Do we care if productivity growth is "broad-based", meaning that all sectors or firms tend to be getting more productive? Or is it better to have a few sectors or firms experience massive productivity increases, even at the expense of other sectors? Think of it as an allocation problem - I've got a fixed amount of resources to spend on R&D, so should I spread those out across sectors or spend them all in one place?

The answer depends on how willing we are to substitute across the output of different types of goods. If we are willing to substitute, then it would be better to just load up and focus on a single sector. Make it as productive as possible, and just don't consume anything else. On the other hand, if we are unwilling to substitute, then we would prefer to spread around the productivity growth so that all sectors produce goods more cheaply.

That's the intuition. Here's the math, which you can skip past if you're not interested. Let the price people will pay for output from sector ${j}$ be ${P_j = Y_j^{-\epsilon}}$, so that ${\epsilon}$ is the price elasticity (in absolute value). As ${\epsilon}$ goes to one, demand is inelastic, and the price is very responsive to output. As ${\epsilon}$ goes to zero, demand is elastic, and in fact fixed at ${P_j = 1}$.

There are ${J}$ total sectors. Each one produces with a function of

$$Y_j = \Omega_j Z_j^{1-\alpha}$$

where ${\Omega_j}$ is a given productivity term for the sector. ${Z_j}$ is the factor input to production in sector ${j}$. ${Z_j}$ can capture labor, human capital, and/or some physical capital. Raising it to ${1-\alpha}$ just means there are diminishing marginal returns to moving factors into sector ${j}$. There is some total stock of ${Z}$, and units of ${Z}$ are homogenous, so they can be used in any sector. So you could think of an element of ${Z}$ being a laptop, and this can be used by someone to do work in any sector. If ${Z}$ is labor, then this says that workers are equally capable of working in any sector. There are no sector-specific skills.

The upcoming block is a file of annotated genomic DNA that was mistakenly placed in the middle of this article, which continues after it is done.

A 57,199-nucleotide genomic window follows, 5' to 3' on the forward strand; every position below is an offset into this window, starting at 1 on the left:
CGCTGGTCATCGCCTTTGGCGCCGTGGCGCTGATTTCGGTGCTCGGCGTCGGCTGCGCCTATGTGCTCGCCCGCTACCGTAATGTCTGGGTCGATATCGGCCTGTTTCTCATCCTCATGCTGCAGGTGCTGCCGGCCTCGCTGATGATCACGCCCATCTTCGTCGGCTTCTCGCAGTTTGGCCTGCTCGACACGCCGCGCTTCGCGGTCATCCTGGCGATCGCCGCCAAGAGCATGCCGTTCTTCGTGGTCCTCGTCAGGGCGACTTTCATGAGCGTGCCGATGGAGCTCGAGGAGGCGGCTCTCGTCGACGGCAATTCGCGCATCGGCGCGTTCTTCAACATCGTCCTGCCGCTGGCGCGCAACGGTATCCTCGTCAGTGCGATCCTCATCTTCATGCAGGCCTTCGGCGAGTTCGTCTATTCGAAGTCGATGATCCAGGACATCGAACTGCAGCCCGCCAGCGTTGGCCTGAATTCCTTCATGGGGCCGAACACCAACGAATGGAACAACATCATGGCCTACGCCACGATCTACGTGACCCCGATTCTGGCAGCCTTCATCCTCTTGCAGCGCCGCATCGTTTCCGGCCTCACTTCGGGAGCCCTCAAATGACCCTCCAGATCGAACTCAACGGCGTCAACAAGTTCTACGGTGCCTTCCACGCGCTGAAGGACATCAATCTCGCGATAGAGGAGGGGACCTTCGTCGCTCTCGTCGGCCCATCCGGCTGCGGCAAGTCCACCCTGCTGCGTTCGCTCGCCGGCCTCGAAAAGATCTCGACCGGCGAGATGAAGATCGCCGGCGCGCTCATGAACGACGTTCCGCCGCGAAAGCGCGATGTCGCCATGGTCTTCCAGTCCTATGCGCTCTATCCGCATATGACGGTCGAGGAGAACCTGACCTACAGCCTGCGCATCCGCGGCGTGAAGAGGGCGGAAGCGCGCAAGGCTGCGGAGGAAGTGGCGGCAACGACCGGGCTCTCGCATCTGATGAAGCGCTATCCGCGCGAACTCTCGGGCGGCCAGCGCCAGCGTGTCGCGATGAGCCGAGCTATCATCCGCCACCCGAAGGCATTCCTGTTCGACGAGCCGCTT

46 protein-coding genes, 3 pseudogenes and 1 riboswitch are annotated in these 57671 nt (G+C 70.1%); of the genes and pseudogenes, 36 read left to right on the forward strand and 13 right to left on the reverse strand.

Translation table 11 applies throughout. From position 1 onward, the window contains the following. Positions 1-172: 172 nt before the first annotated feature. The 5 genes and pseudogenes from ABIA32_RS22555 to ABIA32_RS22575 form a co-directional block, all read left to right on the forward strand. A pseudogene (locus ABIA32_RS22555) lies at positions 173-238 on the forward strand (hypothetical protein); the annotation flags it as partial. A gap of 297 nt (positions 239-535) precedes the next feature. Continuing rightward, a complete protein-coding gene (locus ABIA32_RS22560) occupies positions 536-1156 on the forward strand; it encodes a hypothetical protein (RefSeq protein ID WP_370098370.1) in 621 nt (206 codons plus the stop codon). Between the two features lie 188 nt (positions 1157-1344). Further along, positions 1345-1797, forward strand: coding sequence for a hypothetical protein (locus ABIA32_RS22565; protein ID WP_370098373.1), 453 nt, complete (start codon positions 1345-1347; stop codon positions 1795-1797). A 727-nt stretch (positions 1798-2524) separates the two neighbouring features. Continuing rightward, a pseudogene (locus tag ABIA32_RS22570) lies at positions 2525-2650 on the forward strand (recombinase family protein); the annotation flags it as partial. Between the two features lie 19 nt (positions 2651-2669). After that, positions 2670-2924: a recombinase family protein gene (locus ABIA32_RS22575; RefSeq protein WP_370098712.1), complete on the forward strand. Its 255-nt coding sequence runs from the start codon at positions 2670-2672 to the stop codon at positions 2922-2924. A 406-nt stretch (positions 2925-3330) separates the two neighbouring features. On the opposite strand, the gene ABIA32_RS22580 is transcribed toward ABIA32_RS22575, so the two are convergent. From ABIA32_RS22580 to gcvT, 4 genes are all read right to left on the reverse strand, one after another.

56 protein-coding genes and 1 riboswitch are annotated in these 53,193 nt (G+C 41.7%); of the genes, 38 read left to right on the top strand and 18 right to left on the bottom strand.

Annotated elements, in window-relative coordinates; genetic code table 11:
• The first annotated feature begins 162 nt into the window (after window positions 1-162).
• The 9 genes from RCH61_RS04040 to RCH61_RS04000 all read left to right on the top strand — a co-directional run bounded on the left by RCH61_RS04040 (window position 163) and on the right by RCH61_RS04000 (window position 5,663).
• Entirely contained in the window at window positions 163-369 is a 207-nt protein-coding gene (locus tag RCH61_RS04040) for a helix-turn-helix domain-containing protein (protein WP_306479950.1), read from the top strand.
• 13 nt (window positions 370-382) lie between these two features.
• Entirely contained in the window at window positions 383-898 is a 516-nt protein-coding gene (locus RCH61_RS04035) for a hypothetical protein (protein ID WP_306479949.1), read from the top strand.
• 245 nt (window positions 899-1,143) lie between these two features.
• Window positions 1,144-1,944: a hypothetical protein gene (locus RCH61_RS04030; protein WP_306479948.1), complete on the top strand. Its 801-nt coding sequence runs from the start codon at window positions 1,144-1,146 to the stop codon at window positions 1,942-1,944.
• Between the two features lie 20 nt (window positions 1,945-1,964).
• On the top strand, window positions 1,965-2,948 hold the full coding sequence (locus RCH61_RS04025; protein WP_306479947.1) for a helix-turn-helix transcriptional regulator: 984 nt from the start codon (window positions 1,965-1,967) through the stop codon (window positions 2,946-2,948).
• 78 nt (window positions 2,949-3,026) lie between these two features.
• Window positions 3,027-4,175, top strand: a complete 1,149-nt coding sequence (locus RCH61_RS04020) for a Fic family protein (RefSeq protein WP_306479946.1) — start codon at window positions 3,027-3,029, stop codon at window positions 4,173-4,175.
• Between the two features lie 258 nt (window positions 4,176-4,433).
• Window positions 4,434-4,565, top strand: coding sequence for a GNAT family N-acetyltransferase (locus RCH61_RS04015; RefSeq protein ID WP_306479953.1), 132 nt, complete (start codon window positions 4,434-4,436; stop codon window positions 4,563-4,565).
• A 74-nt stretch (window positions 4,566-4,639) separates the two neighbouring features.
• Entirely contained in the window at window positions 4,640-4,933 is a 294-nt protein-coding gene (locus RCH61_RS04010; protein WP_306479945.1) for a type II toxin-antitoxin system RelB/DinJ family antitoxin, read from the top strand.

Now we can ask what the optimal allocation of ${Z}$ is across the different sectors. By "optimal", I mean the allocation that maximizes the total earnings of the ${Z}$ factor. Each sector is going to pay ${w}$, the "wage", for each unit of ${Z}$ that it uses. What maximizes total earnings, ${wZ}$?

Within each sector, set the marginal product of ${Z_j}$ equal to the wage ${w}$, which each sector takes as given. This allows you to solve for the optimal allocation of ${Z_j}$ to each sector. Intuitively, the higher is productivity ${\Omega_j}$, the more of the input a sector will employ. If we put the optimal allocations together, we can solve for the following,

$$wZ = \left(\sum_j \Omega_j^{(1-\epsilon)/(1-(1-\alpha)(1-\epsilon))}\right)^{1-(1-\alpha)(1-\epsilon)} Z^{1-\alpha}$$

which is an unholy mess. But this mess has a few important things to tell us. Total output consists of a productivity term (the sum of the ${\Omega_j}$ stuff) multiplied through by the total stock of inputs, ${Z}$. Total earnings are increasing with any ${\Omega_j}$. That is, real earnings are higher if any of the sectors get more productive. We knew that already, though. The question is whether it would be worth having one of the ${\Omega_j}$ terms be really big relative to the others.

The summation term over the ${\Omega_j}$'s depends on the distribution of the ${\Omega_j}$ terms. Specifically, if

$$\frac{1-\epsilon}{1-(1-\alpha)(1-\epsilon)} > 1$$